Amber Rudd savages Jeremy Corbyn’s ‘magic money tree’ in furious BBC debate row


The Peoples home Secretary fumed at Jeremy Corybn after he criticised the Conservatives for not remove living standards during their time in power. 

Amber Rudd caught back at the Labour leader in the live BBC debate insisting that Mr Corbyn devise not be able to provide his manifesto promises. 

The Home Secretary said: “We are a signer who will always support those in most need and the welfare reckoning for helping people with disabilities has gone up £7billion in the past seven years and is now at £50billion. 

“We liking always provide that safety net when it is needed.” 

Jeremy Corbyn Amber RuddBBC

Amber Rudd put down Jeremy Corbyn on good payments

Mr Corbyn inspired back at the Conservative politician suggesting she was not “credible” on the issue of living rules. 

“You tried to take personal independence payment’s away from people with defects and then you turned yourselves around in a few days on that, you are not credible on this get out,” he added.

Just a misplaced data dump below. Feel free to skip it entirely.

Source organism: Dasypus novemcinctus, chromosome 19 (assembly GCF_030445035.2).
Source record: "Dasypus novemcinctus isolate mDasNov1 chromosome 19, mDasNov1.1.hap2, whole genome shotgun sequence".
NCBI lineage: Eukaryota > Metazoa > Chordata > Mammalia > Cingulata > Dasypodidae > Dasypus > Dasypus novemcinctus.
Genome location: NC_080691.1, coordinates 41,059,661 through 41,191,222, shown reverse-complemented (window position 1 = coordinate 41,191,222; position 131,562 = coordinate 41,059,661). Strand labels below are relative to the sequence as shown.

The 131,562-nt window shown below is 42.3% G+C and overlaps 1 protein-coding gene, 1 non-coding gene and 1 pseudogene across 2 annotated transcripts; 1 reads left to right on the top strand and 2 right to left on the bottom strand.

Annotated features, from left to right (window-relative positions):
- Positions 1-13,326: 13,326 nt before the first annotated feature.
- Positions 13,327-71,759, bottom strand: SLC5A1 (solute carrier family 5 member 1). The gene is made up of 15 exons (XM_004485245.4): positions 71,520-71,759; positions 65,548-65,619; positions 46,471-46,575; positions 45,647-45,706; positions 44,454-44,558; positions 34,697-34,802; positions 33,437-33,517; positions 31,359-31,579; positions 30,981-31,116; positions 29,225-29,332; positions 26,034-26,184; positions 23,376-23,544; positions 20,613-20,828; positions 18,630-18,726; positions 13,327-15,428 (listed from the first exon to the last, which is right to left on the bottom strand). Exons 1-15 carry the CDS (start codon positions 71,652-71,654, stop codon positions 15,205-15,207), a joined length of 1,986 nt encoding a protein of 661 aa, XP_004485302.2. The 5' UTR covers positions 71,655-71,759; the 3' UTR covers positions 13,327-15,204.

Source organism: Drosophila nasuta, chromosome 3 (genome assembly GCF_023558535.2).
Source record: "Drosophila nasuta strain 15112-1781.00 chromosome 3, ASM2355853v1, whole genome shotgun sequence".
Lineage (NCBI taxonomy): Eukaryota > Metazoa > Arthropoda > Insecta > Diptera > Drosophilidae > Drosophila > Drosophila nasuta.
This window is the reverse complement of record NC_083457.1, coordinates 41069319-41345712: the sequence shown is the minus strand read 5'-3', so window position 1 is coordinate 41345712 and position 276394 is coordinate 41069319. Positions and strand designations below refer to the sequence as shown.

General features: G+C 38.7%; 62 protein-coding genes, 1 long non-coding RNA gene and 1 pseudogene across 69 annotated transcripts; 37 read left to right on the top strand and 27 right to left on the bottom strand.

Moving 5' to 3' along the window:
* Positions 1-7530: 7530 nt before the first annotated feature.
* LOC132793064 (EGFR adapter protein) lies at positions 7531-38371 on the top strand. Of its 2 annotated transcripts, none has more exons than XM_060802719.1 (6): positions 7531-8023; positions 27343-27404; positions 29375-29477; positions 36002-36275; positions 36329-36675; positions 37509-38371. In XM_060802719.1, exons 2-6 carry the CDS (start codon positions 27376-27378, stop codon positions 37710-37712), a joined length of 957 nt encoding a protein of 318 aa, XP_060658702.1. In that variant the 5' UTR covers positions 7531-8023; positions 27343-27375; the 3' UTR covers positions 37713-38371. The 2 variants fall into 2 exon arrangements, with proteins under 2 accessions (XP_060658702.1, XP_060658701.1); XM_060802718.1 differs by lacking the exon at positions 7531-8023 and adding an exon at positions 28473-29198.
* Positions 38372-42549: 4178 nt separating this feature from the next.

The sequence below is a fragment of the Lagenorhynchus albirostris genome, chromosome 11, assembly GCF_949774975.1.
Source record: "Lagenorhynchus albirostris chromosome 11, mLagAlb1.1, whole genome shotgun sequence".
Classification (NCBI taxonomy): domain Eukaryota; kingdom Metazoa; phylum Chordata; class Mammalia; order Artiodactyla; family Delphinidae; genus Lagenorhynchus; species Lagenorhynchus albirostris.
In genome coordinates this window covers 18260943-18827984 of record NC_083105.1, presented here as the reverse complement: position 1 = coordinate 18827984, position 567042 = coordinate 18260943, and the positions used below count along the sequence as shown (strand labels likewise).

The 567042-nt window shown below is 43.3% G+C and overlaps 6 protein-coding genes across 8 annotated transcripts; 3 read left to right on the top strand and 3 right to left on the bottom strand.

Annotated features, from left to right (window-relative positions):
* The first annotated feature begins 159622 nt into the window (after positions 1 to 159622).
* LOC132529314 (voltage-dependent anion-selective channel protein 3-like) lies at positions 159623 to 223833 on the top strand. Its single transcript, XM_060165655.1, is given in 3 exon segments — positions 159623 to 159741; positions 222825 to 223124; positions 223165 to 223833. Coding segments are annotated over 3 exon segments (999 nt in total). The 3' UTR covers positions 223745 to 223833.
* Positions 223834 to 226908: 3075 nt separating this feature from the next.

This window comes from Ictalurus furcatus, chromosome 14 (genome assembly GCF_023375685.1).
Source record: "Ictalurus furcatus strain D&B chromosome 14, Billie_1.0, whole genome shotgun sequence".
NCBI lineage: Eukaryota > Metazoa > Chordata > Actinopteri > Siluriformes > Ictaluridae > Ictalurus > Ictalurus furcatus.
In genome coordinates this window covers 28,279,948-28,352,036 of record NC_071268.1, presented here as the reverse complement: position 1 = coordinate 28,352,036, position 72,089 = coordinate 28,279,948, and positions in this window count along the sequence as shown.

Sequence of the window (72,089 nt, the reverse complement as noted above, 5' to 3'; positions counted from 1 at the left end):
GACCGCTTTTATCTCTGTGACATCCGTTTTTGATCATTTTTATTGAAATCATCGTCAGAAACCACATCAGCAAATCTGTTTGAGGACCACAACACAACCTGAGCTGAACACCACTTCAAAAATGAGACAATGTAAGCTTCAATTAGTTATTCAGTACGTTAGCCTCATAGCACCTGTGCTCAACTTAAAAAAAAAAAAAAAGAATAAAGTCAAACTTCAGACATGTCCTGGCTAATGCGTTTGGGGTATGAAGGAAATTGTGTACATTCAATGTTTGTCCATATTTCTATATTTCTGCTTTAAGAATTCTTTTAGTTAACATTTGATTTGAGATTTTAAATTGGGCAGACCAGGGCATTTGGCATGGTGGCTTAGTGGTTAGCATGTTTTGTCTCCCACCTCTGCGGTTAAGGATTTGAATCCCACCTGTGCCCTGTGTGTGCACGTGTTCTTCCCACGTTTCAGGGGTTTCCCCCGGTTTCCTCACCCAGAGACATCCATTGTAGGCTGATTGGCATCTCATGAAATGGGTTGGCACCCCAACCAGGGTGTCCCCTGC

The Home Secretary hit back at Mr Corbyn, insisting his promises in the Toil manifesto would need a “magic money tree”.

She raged: “Jeremy I separate there is no extra payment you don’t want to add. 

“No tax you don’t want to rise, but the fact is we must to concentrate our resources on the people who need it most. 

“We have to stop ratiocinative as you do, that there is a magic money tree. 

“You have to be accountable on the wealth you want to spend.”

Meanwhile, the Conservatives will lose their totally majority clinched by David Cameron in 2015 in the upcoming June 8 electing, a YouGov projection has claimed.

The calamitous news for the prime minister comes from the beginning seat by seat projection for the campaign, which suggests the Conservatives on fall 16 seats short of an overall majority. The polling method has bewitched into account an unusual technique using a complex computer fabricate.

The YouGov prediction would leave Mrs May with 310 MPs – 20 fewer than at the habits of dissolution of the last Parliament – while Labour are set to surge from 229 to 257 MPs on June 8 designation, a gain of 28 seats in the Commons.

The scenario could leave Mrs May’s with a bequeath weakened ahead of Brexit negotiations – or see her ousted by an opposing coalition authority.

Amber Rudd stepped in instead of the Prime Minister in tonight’s mull over, as she said she was focusing on Brexit. 

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